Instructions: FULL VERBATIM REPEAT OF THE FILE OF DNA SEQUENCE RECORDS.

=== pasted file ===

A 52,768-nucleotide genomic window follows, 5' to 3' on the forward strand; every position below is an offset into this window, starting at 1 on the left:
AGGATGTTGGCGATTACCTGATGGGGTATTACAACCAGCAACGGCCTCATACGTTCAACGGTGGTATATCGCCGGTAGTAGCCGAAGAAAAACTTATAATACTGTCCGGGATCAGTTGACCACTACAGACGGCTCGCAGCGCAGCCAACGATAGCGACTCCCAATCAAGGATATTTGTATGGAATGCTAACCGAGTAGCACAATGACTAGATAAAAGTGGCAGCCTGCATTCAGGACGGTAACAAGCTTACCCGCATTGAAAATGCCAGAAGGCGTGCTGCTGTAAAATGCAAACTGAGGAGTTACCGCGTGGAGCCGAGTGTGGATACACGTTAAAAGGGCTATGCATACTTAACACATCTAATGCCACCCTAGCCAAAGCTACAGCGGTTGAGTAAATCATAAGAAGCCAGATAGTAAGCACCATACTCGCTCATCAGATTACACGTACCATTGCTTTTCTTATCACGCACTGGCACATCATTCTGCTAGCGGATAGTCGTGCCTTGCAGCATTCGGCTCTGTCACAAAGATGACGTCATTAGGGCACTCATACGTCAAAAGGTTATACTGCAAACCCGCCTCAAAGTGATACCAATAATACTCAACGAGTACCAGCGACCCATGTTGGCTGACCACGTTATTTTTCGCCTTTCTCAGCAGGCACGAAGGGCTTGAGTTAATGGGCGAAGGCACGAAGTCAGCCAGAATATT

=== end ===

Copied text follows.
A 52,768-nucleotide genomic window follows, 5' to 3' on the forward strand; every position below is an offset into this window, starting at 1 on the left:
AGGATGTTGGCGATTACCTGATGGGGTATTACAACCAGCAACGGCCTCATACGTTCAACGGTGGTATATCGCCGGTAGTAGCCGAAGAAAAACTTATAATACTGTCCGGGATCAGTTGACCACTACAGACGGCTCGCAGCGCAGCCAACGATAGCGACTCCCAATCAAGGATATTTGTATGGAATGCTAACCGAGTAGCACAATGACTAGATAAAAGTGGCAGCCTGCATTCAGGACGGTAACAAGCTTACCCGCATTGAAAATGCCAGAAGGCGTGCTGCTGTAAAATGCAAACTGAGGAGTTACCGCGTGGAGCCGAGTGTGGATACACGTTAAAAGGGCTATGCATACTTAACACATCTAATGCCACCCTAGCCAAAGCTACAGCGGTTGAGTAAATCATAAGAAGCCAGATAGTAAGCACCATACTCGCTCATCAGATTACACGTACCATTGCTTTTCTTATCACGCACTGGCACATCATTCTGCTAGCGGATAGTCGTGCCTTGCAGCATTCGGCTCTGTCACAAAGATGACGTCATTAGGGCACTCATACGTCAAAAGGTTATACTGCAAACCCGCCTCAAAGTGATACCAATAATACTCAACGAGTACCAGCGACCCATGTTGGCTGACCACGTTATTTTTCGCCTTTCTCAGCAGGCACGAAGGGCTTGAGTTAATGGGCGAAGGCACGAAGTCAGCCAGAATATT